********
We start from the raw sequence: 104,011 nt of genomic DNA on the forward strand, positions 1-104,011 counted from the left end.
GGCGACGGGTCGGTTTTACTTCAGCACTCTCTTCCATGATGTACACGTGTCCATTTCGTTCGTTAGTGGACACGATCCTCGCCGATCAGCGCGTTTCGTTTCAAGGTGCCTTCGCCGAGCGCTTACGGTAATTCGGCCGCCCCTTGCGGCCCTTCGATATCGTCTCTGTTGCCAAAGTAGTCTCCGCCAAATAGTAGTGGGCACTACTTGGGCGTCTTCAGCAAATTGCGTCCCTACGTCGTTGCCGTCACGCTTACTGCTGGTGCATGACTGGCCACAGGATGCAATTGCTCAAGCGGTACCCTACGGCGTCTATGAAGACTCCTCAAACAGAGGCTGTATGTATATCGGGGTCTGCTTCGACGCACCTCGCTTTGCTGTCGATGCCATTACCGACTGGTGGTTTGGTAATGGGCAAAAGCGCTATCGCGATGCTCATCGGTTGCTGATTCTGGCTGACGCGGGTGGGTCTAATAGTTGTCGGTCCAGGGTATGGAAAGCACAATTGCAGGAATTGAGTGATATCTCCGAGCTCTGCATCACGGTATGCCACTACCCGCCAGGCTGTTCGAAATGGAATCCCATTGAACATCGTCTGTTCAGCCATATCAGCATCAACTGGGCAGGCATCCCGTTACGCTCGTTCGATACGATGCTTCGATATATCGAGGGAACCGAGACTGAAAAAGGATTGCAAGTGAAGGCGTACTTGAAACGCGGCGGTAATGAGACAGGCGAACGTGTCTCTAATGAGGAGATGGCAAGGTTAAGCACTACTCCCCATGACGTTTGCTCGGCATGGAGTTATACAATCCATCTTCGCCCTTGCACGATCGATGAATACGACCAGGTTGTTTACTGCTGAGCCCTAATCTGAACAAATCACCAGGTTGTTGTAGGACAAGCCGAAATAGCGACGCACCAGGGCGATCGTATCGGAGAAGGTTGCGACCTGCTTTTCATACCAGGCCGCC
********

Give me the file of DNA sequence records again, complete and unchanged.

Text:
We start from the raw sequence: 104,011 nt of genomic DNA on the forward strand, positions 1-104,011 counted from the left end.
GGCGACGGGTCGGTTTTACTTCAGCACTCTCTTCCATGATGTACACGTGTCCATTTCGTTCGTTAGTGGACACGATCCTCGCCGATCAGCGCGTTTCGTTTCAAGGTGCCTTCGCCGAGCGCTTACGGTAATTCGGCCGCCCCTTGCGGCCCTTCGATATCGTCTCTGTTGCCAAAGTAGTCTCCGCCAAATAGTAGTGGGCACTACTTGGGCGTCTTCAGCAAATTGCGTCCCTACGTCGTTGCCGTCACGCTTACTGCTGGTGCATGACTGGCCACAGGATGCAATTGCTCAAGCGGTACCCTACGGCGTCTATGAAGACTCCTCAAACAGAGGCTGTATGTATATCGGGGTCTGCTTCGACGCACCTCGCTTTGCTGTCGATGCCATTACCGACTGGTGGTTTGGTAATGGGCAAAAGCGCTATCGCGATGCTCATCGGTTGCTGATTCTGGCTGACGCGGGTGGGTCTAATAGTTGTCGGTCCAGGGTATGGAAAGCACAATTGCAGGAATTGAGTGATATCTCCGAGCTCTGCATCACGGTATGCCACTACCCGCCAGGCTGTTCGAAATGGAATCCCATTGAACATCGTCTGTTCAGCCATATCAGCATCAACTGGGCAGGCATCCCGTTACGCTCGTTCGATACGATGCTTCGATATATCGAGGGAACCGAGACTGAAAAAGGATTGCAAGTGAAGGCGTACTTGAAACGCGGCGGTAATGAGACAGGCGAACGTGTCTCTAATGAGGAGATGGCAAGGTTAAGCACTACTCCCCATGACGTTTGCTCGGCATGGAGTTATACAATCCATCTTCGCCCTTGCACGATCGATGAATACGACCAGGTTGTTTACTGCTGAGCCCTAATCTGAACAAATCACCAGGTTGTTGTAGGACAAGCCGAAATAGCGACGCACCAGGGCGATCGTATCGGAGAAGGTTGCGACCTGCTTTTCATACCAGGCCGCC